The Enhancing Versus Backfiring Effects of Positive Emotion in Consumer Reviews
Matthew Rocklage & Russell Fazio
Journal of Marketing Research, forthcoming

Researchers, marketers, and consumers often believe that amplifying emotional content is impactful for the spread of information and purchasing decisions. However, there is little systematic investigation of when emotionality backfires. This research demonstrates when and why positive emotion can have enhancing versus backfiring effects. The authors find that reviewers who express greater positive emotion are indeed more positive toward their products, regardless of product type. In addition, expressed emotion for hedonic products has a positive impact when read by others, but this emotion backfires for utilitarian products, leading others to be less positive. The authors construct a conceptual model of these effects and show that violated expectations leading to decreased trust underlie this divergence between reviewers and readers. The effects occur in well-controlled experiments as well as computational linguistic analysis of 100,000 Amazon reviews across 500 products. Indeed, emotional reviews of utilitarian products are less likely to become popular and be displayed on the product's front page on Amazon. This work also introduces a novel tool for quantifying natural language in marketing: the Evaluative Lexicon.

Unemployment rate predicts anger in popular music lyrics: Evidence from top 10 songs in the United States and Germany from 1980 to 2017
Lin Qiu et al.
Psychology of Popular Media, forthcoming

Popular music has been shown to reflect cultural characteristics and psychological change in a society. However, little is known about how popular songs are related to the socioeconomic conditions. In this research, we analyzed the annual top 10 songs from United States and Germany between 1980 and 2017, and found that the unemployment rate predicted the amount of anger but not anxiety or sadness in lyrics in both countries. Our research contributes to the literature on popular media culture by revealing that top song lyrics may reflect public sentiment toward the socioeconomic environment. It highlights the possibility of using top song lyrics as an alternative measure of public sentiments.

Digitization and Pre-Purchase Information: The Causal and Welfare Impacts of Reviews and Crowd Ratings
Imke Reimers & Joel Waldfogel
NBER Working Paper, February 2020

Digitization has led to product proliferation, straining traditional institutions for product discovery; but digitization has also spawned crowd-based rating systems. We compare the relative impacts of professional critics and crowd-based Amazon star ratings on consumer welfare in book publishing. We assemble data on daily Amazon sales ranks, star ratings, and prices for thousands of books in 2018, along with information on their professional reviews in several major outlets. Using various fixed effects and discontinuity-based empirical strategies, we estimate that a New York Times review raises estimated sales by 78 percent during the first five days following a review; and the elasticity of sales with respect to an Amazon star is about 0.75. We use these causal estimates to calibrate structural models of demand for measuring the welfare impact of pre-purchase information in a way that respects the distinction between ex ante and ex post utility. The aggregate effect of star ratings on consumer surplus is roughly 15 times the effect of traditional review outlets. Crowd-based information now accounts for the vast majority of pre-purchase information, but the absolute effects of professional reviews have not declined over time.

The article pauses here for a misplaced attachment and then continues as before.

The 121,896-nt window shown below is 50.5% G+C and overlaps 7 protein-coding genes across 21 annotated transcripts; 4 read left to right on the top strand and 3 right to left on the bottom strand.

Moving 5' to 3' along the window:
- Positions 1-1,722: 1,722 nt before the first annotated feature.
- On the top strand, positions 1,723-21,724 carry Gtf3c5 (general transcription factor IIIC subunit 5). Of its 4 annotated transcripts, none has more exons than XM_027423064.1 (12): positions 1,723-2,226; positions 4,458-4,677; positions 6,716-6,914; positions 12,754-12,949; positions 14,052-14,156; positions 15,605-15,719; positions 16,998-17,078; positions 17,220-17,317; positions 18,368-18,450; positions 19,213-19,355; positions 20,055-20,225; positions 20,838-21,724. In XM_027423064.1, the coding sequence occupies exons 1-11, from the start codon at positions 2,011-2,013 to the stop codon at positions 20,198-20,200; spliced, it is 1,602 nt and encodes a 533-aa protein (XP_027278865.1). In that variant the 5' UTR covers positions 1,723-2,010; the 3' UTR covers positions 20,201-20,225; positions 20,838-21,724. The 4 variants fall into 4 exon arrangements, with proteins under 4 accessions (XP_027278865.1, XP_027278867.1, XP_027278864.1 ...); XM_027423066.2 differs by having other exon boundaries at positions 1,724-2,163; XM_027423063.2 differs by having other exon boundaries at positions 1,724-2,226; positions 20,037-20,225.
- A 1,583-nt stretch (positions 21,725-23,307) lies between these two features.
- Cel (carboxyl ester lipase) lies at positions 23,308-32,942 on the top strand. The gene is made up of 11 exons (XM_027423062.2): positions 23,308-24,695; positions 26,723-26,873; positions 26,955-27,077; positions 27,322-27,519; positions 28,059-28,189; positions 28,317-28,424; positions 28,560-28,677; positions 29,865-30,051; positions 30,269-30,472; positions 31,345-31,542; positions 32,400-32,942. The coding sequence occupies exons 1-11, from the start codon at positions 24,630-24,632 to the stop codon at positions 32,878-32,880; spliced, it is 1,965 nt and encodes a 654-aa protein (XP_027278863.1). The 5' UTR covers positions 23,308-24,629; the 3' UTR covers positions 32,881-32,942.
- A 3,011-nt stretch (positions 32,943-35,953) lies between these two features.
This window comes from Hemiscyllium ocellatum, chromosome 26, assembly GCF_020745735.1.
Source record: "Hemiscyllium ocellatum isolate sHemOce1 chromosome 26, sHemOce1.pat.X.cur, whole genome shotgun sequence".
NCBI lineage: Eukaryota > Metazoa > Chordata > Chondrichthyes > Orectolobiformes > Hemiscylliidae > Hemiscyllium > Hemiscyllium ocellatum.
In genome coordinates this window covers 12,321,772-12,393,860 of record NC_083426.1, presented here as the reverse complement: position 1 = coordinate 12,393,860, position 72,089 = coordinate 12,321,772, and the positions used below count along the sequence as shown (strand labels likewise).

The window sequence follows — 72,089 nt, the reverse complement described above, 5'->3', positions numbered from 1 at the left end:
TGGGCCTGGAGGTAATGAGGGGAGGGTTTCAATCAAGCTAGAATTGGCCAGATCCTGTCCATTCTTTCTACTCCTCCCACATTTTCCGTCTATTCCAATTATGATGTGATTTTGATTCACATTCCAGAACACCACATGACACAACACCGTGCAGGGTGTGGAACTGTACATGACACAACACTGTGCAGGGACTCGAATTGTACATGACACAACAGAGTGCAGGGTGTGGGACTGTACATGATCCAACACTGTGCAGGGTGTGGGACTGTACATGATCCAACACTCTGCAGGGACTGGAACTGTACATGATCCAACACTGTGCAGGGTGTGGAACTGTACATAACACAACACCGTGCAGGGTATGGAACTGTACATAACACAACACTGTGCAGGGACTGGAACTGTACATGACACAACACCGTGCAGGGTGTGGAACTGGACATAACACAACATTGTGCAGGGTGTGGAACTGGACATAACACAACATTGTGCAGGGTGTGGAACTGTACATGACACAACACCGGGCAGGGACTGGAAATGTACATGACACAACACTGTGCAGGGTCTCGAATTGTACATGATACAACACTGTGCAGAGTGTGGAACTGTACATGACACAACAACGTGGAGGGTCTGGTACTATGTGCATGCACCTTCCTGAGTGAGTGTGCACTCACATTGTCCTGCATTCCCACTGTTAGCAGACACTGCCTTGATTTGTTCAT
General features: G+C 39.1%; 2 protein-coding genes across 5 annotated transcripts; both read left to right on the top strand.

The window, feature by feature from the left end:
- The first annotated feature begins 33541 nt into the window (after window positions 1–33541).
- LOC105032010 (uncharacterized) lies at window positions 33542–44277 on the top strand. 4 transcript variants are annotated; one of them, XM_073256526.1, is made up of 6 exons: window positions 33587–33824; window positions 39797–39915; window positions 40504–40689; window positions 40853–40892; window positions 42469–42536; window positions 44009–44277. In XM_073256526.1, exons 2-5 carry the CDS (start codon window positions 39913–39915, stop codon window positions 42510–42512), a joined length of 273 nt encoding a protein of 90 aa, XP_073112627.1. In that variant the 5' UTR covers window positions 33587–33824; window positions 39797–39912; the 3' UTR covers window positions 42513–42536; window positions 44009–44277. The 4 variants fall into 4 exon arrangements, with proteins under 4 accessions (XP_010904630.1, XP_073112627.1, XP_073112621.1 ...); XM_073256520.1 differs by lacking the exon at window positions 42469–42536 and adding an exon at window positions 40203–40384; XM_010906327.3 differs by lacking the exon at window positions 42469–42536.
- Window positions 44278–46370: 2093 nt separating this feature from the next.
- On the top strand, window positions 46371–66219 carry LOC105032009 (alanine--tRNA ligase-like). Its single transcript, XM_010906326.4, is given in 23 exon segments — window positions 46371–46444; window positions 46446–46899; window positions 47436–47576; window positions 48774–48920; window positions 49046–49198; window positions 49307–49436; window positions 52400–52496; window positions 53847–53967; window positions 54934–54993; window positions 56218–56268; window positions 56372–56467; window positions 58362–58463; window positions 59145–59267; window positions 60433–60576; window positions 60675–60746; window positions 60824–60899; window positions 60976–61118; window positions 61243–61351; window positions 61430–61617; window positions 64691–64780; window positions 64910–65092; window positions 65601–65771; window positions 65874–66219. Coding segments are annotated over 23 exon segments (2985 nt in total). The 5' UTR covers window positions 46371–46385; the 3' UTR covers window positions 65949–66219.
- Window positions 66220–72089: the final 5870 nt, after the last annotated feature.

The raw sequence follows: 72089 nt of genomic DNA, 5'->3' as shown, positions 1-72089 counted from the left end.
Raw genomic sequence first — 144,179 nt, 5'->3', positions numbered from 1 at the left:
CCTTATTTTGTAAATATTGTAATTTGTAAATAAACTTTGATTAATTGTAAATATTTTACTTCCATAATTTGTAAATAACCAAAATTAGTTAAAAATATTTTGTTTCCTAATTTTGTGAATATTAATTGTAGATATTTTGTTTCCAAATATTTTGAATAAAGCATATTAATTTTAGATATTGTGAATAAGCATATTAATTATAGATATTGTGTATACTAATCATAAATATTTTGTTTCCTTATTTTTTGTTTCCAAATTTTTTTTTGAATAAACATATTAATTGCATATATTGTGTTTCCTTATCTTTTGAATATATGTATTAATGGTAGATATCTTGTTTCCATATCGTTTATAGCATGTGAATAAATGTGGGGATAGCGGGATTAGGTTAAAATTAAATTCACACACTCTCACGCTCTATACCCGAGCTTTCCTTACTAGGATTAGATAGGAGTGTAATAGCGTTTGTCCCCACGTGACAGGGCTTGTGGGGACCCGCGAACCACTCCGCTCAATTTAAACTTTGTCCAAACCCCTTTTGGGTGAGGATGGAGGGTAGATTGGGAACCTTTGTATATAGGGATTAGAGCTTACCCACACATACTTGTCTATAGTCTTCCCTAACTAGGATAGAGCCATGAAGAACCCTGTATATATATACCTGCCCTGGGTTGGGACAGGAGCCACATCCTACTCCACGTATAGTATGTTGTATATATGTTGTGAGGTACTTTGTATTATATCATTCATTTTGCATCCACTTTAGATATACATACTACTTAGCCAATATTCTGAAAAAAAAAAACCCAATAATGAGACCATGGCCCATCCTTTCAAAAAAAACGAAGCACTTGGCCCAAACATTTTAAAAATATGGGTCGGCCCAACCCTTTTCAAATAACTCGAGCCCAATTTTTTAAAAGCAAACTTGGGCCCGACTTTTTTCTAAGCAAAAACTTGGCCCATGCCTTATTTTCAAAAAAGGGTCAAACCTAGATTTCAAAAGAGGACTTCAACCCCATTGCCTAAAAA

Leaving Something for the Imagination: The Effect of Visual Concealment on Preferences
Julio Sevilla & Robert Meyer
Journal of Marketing, forthcoming

When advertising products to consumers, firms sometimes conceal key aspects in an effort to arouse consumer curiosity. This research investigates when and how visual concealment tactics may benefit or hurt aesthetic product evaluations. The authors propose that when consumers are only able to view a portion of an aesthetic product, assessments of its appeal will be influenced by two interrelated mechanisms: curiosity to see the item completed and inferences about the item's fully disclosed appearance. The authors show that heightened curiosity triggers feelings of positive affect that are transferred to the product itself, a process that may inflate preferences and choice likelihoods for products beyond what would occur if the full image were known. This transference effect, however, has an important boundary: it works only when initial consumer inferences about the appeal of the product are positive or emotionally congruent with the positive affect triggered by curiosity. The key implication is that, ironically, the products likely to benefit most from concealment tactics are those that have the least to hide. The authors provide evidence for these effects and the underlying mechanism using six experiments that manipulate concealment in a variety of task settings.